The maximum stable droplet size that can exist at a given flow and fluid conditions has been described by Hinze (1955) as:
= maximum droplet diameter, m
= Critical Weber number, -
= interfacial tension between the oil and water phases, N/m
= density of continuous phase, kg/m3
Shear forces affect both coalescence and droplet break-up. Medium level of shear is actually beneficial for promoting droplet coalescence and increasing the average droplet size if the fluid mixture contains small droplets. Conversely, the intense turbulence stimulates high level of shear and results in a highly dispersed mixture with small average size of the droplets. Smaller droplets take longer time to separate and in presence of emulsifying agents they can form stable emulsions.
Hinze did not include the viscosity of the dispersed phase in its formulation of the maximum droplet diameter. Many therefore regard this equation only to be valid for lighter, low viscous oil and water mixtures where the viscosity of the dispersed phase is close to that of the continuous phase. Others, for example Davies (1985), have included the viscosity of the dispersed phase, making that equation also valid for heavy viscous oil and water mixtures.
Stability of oil-water emulsions
From a theoretical point of view, all emulsions are unstable systems because there is a natural tendency for immiscible liquids to separate. However, many emulsions can remain stable over a long period. Emulsions can be classified as loose, medium and tight emulsions depending on how long it takes them to separate.
The stability of emulsions is an important factor that needs to be considered during the separation process. The droplet size distribution and the chemical composition are parameters that mainly affect the stability. The stability increases when the average droplet size of the dispersed phase decreases. For the chemical composition, emulsifying agents play a major role in enhancing the stability of dispersion. Asphaltenes and wax, naturally present in crude oil, often act as emulsifiers. They form an interfacial film around the droplets and thereby obstruct the coalescing process. With increasing asphaltene and wax concentrations, the level of stability increases.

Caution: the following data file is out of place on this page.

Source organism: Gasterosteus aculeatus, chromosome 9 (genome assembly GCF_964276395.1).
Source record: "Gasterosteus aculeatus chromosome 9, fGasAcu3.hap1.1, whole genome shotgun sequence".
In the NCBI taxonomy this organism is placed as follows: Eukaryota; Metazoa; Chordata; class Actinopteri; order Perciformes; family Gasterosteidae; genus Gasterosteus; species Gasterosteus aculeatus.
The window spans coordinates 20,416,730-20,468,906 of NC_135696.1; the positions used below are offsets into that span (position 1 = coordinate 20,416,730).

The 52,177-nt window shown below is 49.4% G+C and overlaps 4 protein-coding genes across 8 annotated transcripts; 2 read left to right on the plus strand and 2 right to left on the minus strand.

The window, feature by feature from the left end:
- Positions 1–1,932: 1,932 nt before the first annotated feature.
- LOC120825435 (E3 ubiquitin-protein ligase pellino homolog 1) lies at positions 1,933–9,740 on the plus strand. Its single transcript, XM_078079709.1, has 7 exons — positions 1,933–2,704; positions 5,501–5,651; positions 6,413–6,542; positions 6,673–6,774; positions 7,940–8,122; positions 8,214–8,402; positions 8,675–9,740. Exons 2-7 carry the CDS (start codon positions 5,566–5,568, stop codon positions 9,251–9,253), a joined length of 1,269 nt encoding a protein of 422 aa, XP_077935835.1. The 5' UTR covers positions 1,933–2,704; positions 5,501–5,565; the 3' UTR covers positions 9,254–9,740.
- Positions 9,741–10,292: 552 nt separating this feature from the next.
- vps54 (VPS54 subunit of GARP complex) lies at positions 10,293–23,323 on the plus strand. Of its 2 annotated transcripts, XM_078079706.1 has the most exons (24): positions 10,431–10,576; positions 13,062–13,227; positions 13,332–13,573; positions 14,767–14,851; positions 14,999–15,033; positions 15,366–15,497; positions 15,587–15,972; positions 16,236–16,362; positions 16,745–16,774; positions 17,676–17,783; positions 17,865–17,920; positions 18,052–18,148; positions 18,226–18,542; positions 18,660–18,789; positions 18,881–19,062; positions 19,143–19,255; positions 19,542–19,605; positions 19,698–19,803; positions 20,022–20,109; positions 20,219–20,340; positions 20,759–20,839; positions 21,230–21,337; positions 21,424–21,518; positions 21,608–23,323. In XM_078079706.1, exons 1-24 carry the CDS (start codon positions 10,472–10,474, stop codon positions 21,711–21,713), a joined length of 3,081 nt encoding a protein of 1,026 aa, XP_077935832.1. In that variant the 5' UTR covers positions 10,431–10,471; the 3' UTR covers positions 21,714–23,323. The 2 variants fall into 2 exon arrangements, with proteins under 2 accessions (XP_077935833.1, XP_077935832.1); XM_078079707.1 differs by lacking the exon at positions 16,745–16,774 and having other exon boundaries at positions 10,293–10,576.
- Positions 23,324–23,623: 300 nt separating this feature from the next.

There are also other factors affecting the stability of emulsions. Presence of solids or fines can increase the stability of the emulsion. This is caused by the particles stabilizing the droplets of the dispersed phase. In order to act as stabilizers, the particles must therefore be much smaller than the size of the emulsion droplets. Another important parameter is temperature as it can affect emulsion stability significantly. Higher temperature decreases viscosity of the emulsion and accelerates the interfacial film drainage during the droplet collision. The thermal energy of droplets increases with higher temperature, leading to more frequent droplet collision. pH of the emulsion is another factor that influences the emulsion stability. pH of the continuous phase affects the rigidity of the interfacial films of the dispersed droplets.
Kolmogorov, A.N. 1941. Dissipation of energy in locally isotropic turbulence. Compt. Rend. Acad. Sci. USSSR, Vol. 32, No. 1
Zande, M.J, van der. 2000. Droplet Break-up in Turbulent Oil-in-Water Flow Through a Restriction. PhD dissertation, Delft University of Technology, Delft, the Netherlands (June 2000)
Davies, J.T. 1985. Drop Size of Emulsions Related to Turbulent Energy Dissipation Rates. Chem. Eng. Sci., Vol. 40, No. 5, pp. 839-842.
Kokal, S. L., 2002. Crude Oil Emulsions: A State-Of-The-Art Review. Paper SPE 77497 presented at the SPE Annual Technical Conference and Exhibition, Houston, Texas, 29 September – 2 October. http://dx.doi.org/10.2118/77497-MS